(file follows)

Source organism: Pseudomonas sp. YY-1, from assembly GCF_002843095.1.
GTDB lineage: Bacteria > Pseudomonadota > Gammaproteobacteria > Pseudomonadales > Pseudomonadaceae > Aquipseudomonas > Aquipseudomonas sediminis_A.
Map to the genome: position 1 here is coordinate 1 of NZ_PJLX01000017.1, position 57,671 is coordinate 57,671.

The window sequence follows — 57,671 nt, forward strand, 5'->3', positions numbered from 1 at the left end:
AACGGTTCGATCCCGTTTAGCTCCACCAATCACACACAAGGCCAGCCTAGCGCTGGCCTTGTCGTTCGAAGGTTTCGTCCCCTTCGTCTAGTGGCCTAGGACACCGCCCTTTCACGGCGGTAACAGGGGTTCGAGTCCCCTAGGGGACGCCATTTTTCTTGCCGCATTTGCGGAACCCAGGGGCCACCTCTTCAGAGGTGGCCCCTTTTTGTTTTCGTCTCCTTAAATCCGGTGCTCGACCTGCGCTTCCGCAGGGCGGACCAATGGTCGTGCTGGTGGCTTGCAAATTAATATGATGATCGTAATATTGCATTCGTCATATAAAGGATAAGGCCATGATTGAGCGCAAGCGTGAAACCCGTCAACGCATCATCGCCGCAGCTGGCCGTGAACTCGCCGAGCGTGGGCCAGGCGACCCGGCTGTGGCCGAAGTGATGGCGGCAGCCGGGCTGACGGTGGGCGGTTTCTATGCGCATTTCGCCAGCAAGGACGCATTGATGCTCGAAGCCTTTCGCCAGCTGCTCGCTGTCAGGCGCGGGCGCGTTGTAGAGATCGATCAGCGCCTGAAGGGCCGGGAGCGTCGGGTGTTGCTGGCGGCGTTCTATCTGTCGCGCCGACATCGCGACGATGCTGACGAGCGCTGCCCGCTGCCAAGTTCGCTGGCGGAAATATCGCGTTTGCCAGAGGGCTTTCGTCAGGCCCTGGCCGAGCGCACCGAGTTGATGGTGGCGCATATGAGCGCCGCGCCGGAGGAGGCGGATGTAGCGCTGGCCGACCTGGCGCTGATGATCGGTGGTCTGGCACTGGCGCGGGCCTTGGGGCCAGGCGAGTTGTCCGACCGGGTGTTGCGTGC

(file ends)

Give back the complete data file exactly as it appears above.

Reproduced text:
Source organism: Pseudomonas sp. YY-1, from assembly GCF_002843095.1.
GTDB lineage: Bacteria > Pseudomonadota > Gammaproteobacteria > Pseudomonadales > Pseudomonadaceae > Aquipseudomonas > Aquipseudomonas sediminis_A.
Map to the genome: position 1 here is coordinate 1 of NZ_PJLX01000017.1, position 57,671 is coordinate 57,671.

The window sequence follows — 57,671 nt, forward strand, 5'->3', positions numbered from 1 at the left end:
AACGGTTCGATCCCGTTTAGCTCCACCAATCACACACAAGGCCAGCCTAGCGCTGGCCTTGTCGTTCGAAGGTTTCGTCCCCTTCGTCTAGTGGCCTAGGACACCGCCCTTTCACGGCGGTAACAGGGGTTCGAGTCCCCTAGGGGACGCCATTTTTCTTGCCGCATTTGCGGAACCCAGGGGCCACCTCTTCAGAGGTGGCCCCTTTTTGTTTTCGTCTCCTTAAATCCGGTGCTCGACCTGCGCTTCCGCAGGGCGGACCAATGGTCGTGCTGGTGGCTTGCAAATTAATATGATGATCGTAATATTGCATTCGTCATATAAAGGATAAGGCCATGATTGAGCGCAAGCGTGAAACCCGTCAACGCATCATCGCCGCAGCTGGCCGTGAACTCGCCGAGCGTGGGCCAGGCGACCCGGCTGTGGCCGAAGTGATGGCGGCAGCCGGGCTGACGGTGGGCGGTTTCTATGCGCATTTCGCCAGCAAGGACGCATTGATGCTCGAAGCCTTTCGCCAGCTGCTCGCTGTCAGGCGCGGGCGCGTTGTAGAGATCGATCAGCGCCTGAAGGGCCGGGAGCGTCGGGTGTTGCTGGCGGCGTTCTATCTGTCGCGCCGACATCGCGACGATGCTGACGAGCGCTGCCCGCTGCCAAGTTCGCTGGCGGAAATATCGCGTTTGCCAGAGGGCTTTCGTCAGGCCCTGGCCGAGCGCACCGAGTTGATGGTGGCGCATATGAGCGCCGCGCCGGAGGAGGCGGATGTAGCGCTGGCCGACCTGGCGCTGATGATCGGTGGTCTGGCACTGGCGCGGGCCTTGGGGCCAGGCGAGTTGTCCGACCGGGTGTTGCGTGC